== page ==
A more recent example was in 1998 when it appeared as though Big Tobacco might be dealt a significant blow. Under pressure from several states with massive pending lawsuits against them, Big Tobacco entered into a landmark agreement known as the Master Settlement Agreement (MSA). Under the terms of the deal, the tobacco companies would fork over $200 billion over a 20-year period to 46 states that enjoined in an action against the major tobacco companies. The states who received this money were then supposed to put the funds to good use toward health care and anti-smoking initiatives. In return, the tobacco companies would be indemnified from future claims against them.

Instead of Big Tobacco’s wallet being negatively impacted by the MSA, the opposite occurred, with the tobacco manufacturers simply hiking the base price of cigarettes to a level that covered the payments to the states while receiving full indemnification against future claims.

Big Tobacco’s ability to display contrition and a willingness to address public health concerns while reaping huge rewards as a result of this behavior provides a useful context in which to understand its support of the PACT Act. The only businesses affected by the ban on cigarettes in the mail are the native retailers who have exploited the tax disparity issue and reinvested into native-owned brands. By targeting this methodology, Big Tobacco gives the appearance of cooperating with the government, showing a concern for public health and eliminating competition for market share.

Native American entrepreneurs in turn became victims of their own success.

The last remaining step in the process, or nail in the coffin, is to guarantee passage of the PACT Act. So Big Tobacco tied it to an issue that most elected officials would never argue with: Terrorism.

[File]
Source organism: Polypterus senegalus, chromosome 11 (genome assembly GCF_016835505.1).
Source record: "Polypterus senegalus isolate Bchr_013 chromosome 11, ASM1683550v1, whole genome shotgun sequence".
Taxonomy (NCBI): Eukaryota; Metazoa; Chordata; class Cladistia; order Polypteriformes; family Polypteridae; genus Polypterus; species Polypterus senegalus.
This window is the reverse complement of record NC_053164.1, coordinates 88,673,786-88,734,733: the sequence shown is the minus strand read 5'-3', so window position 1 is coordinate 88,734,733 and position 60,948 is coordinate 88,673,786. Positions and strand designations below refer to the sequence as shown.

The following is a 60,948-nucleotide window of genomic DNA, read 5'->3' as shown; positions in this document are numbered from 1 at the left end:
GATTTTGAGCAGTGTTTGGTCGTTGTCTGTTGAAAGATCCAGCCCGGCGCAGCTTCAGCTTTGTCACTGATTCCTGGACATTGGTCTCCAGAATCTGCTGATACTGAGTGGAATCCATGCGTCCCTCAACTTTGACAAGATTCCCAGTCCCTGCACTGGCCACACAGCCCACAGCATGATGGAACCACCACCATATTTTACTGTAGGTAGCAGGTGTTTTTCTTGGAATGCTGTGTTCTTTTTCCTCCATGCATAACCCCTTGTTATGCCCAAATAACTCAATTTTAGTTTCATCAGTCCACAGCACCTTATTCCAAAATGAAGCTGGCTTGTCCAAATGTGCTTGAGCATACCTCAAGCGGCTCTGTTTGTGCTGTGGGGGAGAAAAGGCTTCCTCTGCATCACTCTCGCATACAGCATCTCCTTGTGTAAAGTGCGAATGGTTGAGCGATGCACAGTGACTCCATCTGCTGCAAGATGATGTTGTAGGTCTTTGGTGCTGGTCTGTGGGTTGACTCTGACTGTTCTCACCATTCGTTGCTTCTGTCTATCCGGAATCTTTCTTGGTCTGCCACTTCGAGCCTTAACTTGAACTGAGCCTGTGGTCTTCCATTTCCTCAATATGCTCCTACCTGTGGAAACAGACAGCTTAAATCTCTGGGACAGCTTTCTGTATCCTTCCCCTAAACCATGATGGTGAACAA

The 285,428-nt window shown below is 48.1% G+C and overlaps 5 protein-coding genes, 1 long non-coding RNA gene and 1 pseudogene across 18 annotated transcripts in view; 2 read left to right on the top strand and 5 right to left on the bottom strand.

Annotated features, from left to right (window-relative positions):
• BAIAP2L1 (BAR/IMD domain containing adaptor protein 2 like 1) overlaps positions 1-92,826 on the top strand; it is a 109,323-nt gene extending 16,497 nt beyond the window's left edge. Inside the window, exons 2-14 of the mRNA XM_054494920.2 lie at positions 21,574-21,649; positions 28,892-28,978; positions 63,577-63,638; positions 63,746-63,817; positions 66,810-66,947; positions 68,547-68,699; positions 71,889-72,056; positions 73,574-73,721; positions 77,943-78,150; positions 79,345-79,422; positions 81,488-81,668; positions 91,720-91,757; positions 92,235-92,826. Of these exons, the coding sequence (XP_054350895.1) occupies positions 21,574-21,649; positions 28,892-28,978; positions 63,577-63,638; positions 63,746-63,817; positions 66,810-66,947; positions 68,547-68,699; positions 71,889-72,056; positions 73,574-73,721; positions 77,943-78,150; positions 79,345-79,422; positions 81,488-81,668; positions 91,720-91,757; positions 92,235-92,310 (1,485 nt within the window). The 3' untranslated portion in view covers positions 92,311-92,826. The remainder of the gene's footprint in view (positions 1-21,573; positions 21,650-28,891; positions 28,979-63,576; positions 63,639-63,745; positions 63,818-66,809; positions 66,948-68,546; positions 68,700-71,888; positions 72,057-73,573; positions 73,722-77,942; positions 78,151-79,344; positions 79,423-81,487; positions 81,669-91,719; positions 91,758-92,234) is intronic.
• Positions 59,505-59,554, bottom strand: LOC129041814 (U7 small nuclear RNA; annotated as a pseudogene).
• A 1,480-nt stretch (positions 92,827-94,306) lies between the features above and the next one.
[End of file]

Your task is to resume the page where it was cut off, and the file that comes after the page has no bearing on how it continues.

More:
Terrorism and Tobacco

In April 2008, U.S. Rep. Peter King (R-Seaford) issued a report titled “Tobacco and Terror.” The report attempts to draw a straight line between the sale of untaxed cigarettes on Indian reservations to non-Native Americans and terrorist groups such as Hezbollah. In it, King wrote: “It is possible for these Arab networks to rely on suppliers in lower tax states such as Virginia and North Carolina as well as Hezbollah-linked front companies in various free trade zones around Latin America. However, sources told the committee that in NYS the smuggling networks rely primarily on access to the Native American Indian reservations for tax-free cigarettes—for obvious financial reasons.”

King’s primary evidence is “a North Carolina based operation that forwarded a total sum of $100,000 to Hezbollah in 2000.” Before 9/11. Based upon this data, the report arrives at the conclusion that: “In just two months of illicit cigarette trade operations, a motivated terrorist cell could generate sufficient funds to carry out another September 11th-style attack, in which operational costs were estimated to be $500,000.”

That’s a pretty sensational conclusion from the evidence proffered in this report. But it may be all the fuel necessary to provide the impetus to pass the PACT Act. The link to terrorism has many, including Chief Wallace, concerned beyond the impact of this bill. “National Security interests,” he says, “may play a part in taking the rest of our land.”

PACT has seen relatively few bumps along the road to passage—quite a feat given the climate of severe partisanship that currently chokes Washington. The key to this lies in the main body of the bill authored by U.S. Sen. Herbert Kohl (D-WI), which says: “We can no longer continue to let terrorist organizations exploit weaknesses in our tobacco laws to generate significant amounts of money.” With that, Kohl closed the loop begun by King by linking the Altria (Philip Morris)-backed bill to prevent mail- and Internet-order tobacco retailing. Seneca Nation saw this coming.

“When Peter King came out with his report,” sighs Seneca’s Porter, “that was the brush that all Indians were painted with. Those types of propaganda are hard to fight against.”